Winding Down in Linyi

June 28, 2012

As a follow up to my last post, which was rather heavy, I thought I would use my second-to-last night in Linyi to write about more upbeat things and share some pictures of the university and Linyi that were taken this afternoon on a jaunt down to People’s Square and Calligraphy Square (书法广场).

We just had our last dinner together, me and the other two professors.  Lu is leaving tomorrow afternoon for Beijing and then Lanzhou to see her family and reunite with her son before heading back to the States.  John is going to be around for another three-week session, so I will probably see him at some point before I take off.  I have to say that it was really nice having company these past three weeks, such a different experience than it was two years ago.  The company made the time go by much more quickly and made the experience less isolating than it was last time.  Notwithstanding the 9/11 comment, they were both really supportive and interesting to talk to about China, especially given that they both grew up and went to school here before leaving for the States to pursue other opportunities.

At dinner tonight we were talking about our students and the state of education in China.  As I may have already written, the English level of my students is so poor is because English language study is being de-emphasized by the university and simultaneously the standards have been lowered for my program over the last three years.  The reason for these changes is that the last party secretary at the school was kind of a risk-taker and aggressive in his approach to building ties with foreign universities, in no small part due to the fact that he was an academic.  The current party secretary is a career politician and very conservative in how he spends money and expands programs, all done to prevent rocking the boat with the higher-ups.  As I discovered when I was teaching in Guangzhou, there are two parallel administrative structures at all Chinese universities.  On one side is the typical university administration with the president at the top and on the other side is a party structure with the party secretary at the top.  At most universities there is usually some kind of tussle at the top for supremacy.  At the better known schools like Fudan, Tsinghua, and Beijing University, the president has a chance to trump the party secretary because these schools are China’s higher education beacons to the world.  At more regional schools like Linyi University, the party secretary usually calls the shots, which is clearly the case here.  The result of this power struggle is that the students lose because they have less opportunities available to them as their school leaders choose to play it safe.

Unfortunately these kids educations are compromised long before they get to college.  It’s apparently quite common for students in Chinese schools to enroll in weekend tutoring because they are not learning enough in school during the week.  The kicker is that these students enrolled in weekend classes that are taught by the same teachers who are not teaching them during the week and for the privilege to receive additional tutoring from their ineffective teachers, they pay upwards of 500 renminbi (approximately $70) per month, which is a lot of money for families already struggling to get by.  The extra kicker is that it is the bad teacher who suggests the student enroll in this side tutoring and if the parents do not enroll their kid, the teacher will make the student’s classroom life even worse.  On top of all of this, if a parents wants their child to sit in a better seat in school, they have to slip a “tip” to the teacher to make it happen.  This whole scheme is corruption at the most basic level affecting one of the most important parts of society – educating the next generation.  If this goes on in the classroom, imagine the corruption that takes place at every other level of society.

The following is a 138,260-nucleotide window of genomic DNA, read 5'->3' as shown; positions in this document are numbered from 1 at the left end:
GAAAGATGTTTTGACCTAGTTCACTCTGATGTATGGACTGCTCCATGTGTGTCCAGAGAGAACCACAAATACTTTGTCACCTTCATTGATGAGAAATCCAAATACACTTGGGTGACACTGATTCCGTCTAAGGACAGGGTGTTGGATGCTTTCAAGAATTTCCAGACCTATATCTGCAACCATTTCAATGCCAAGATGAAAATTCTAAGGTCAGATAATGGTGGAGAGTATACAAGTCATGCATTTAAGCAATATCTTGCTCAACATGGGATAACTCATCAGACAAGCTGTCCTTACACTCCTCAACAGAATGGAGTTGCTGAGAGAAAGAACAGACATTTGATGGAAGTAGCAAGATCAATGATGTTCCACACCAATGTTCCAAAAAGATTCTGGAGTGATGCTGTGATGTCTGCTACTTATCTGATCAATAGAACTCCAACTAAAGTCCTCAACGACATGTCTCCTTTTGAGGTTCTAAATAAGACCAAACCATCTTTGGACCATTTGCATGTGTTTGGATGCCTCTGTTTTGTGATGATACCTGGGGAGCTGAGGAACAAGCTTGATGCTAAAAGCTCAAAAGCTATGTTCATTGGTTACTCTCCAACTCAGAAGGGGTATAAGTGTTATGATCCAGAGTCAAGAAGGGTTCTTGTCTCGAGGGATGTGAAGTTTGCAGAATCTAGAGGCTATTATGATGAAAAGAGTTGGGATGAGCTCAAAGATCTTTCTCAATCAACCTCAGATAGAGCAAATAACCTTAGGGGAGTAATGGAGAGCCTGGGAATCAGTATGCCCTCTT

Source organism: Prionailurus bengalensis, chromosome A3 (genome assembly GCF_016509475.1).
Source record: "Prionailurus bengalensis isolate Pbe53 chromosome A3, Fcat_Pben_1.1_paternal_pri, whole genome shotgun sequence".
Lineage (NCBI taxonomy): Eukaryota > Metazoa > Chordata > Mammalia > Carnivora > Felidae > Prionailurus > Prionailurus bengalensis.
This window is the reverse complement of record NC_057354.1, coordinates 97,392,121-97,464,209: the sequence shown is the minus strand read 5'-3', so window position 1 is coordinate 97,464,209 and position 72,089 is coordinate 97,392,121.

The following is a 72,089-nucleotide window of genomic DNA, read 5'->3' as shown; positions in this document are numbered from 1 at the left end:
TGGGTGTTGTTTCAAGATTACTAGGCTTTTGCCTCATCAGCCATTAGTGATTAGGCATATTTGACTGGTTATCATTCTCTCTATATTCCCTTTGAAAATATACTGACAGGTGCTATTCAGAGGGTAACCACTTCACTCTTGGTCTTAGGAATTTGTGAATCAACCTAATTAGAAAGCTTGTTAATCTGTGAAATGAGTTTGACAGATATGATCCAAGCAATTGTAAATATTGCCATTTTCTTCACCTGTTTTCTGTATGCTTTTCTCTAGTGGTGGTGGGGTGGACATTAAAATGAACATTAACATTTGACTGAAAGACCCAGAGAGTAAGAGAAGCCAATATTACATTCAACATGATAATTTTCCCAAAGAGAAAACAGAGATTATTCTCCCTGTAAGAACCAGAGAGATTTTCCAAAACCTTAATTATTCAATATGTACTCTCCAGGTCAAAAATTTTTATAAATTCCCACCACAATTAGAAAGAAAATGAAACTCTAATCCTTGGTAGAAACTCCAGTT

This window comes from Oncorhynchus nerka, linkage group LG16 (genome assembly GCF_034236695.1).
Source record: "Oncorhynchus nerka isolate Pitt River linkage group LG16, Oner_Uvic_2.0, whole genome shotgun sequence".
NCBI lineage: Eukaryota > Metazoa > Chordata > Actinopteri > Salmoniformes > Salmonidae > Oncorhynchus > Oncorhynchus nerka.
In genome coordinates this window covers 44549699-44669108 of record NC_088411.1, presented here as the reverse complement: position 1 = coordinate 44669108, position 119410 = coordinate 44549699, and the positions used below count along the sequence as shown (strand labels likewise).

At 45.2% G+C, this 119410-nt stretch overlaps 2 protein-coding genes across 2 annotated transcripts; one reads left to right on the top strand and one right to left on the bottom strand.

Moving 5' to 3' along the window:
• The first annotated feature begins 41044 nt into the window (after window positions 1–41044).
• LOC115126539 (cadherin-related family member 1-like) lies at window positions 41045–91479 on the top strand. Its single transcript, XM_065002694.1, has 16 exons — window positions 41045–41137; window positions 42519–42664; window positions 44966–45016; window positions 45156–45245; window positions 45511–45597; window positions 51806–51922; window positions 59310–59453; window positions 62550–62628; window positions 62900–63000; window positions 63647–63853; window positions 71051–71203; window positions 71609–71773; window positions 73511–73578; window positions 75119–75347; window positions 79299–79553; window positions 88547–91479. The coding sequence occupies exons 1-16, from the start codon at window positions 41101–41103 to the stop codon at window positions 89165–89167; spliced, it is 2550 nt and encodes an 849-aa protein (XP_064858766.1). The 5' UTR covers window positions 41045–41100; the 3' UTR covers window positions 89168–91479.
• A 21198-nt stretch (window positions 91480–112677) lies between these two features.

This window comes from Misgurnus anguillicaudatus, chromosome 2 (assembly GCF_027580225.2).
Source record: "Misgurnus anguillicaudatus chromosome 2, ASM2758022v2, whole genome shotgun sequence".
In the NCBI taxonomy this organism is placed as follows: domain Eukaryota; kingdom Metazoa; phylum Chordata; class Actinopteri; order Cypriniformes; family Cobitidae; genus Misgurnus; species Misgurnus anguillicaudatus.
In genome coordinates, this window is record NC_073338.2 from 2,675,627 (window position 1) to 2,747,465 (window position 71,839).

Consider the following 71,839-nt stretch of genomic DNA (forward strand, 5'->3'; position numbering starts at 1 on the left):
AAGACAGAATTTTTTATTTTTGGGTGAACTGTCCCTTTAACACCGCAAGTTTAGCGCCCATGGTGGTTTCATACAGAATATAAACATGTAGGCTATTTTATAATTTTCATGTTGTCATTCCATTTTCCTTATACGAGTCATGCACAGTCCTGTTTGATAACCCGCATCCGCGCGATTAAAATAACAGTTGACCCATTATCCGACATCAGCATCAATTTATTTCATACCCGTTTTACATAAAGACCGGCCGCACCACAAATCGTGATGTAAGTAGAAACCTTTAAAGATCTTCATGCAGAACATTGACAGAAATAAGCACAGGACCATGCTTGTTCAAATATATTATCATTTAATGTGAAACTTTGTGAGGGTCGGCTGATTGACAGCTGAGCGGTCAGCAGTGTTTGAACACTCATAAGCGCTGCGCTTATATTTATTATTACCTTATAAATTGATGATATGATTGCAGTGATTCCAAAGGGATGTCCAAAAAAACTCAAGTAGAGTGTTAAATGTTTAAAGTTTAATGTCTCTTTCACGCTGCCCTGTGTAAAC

So as promised, here are some pictures of the university campus.

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View of main library from my classroom

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View across the Beng River (祊河) towards the new part of Linyi

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Linyi Public Library by People’s Square

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Belles Shopping Plaza, Linyi’s newest mall


Statue of Wang Xizhi (王羲之)
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New high-rises going up overlooking Calligraphy Square

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Arch at Calligraphy Square honoring Wang Xizhi (王羲之)

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 Now it’s almost time for bed and my last day of class, which means it’s time for the final exam.

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Houses of Cards

June 27, 2012

A short while ago, an email came in with a link to an article that is an interview with Chen Guangcheng on the New York Review of Books’ blog.  Chen is the blind dissident who left China recently to study at NYU Law School in New York and is actually from Linyi.  To be more accurate he is from Dongshigu, one of the villages that is overseen by the Linyi city government.  When I write about all of these new high-rise towers that keep sprouting up further and further from the center of the city, the land for the towers were formerly villages annexed and cleared by the city government to continue the city’s growth.  Before Linyi grew into the city that it is today, it was really a collection of small villages with the town of Linyi at the center.  To fuel economic growth and boost the profile of local leaders, villages began being annexed and the high rises you see in my pictures are the result of the city’s growth.

There were some things that really stood out in the interview because of the fact that I am sitting here writing from a hotel that was probably built on part of a village that no longer exists.  The massive Linyi University campus was probably also one or more farming villages at some point in time, but are not part of the city proper.  The interviewer asks Chen if he thinks urbanization is beneficial because then people can move off the land to get jobs in the city and earn more money.  This was his response: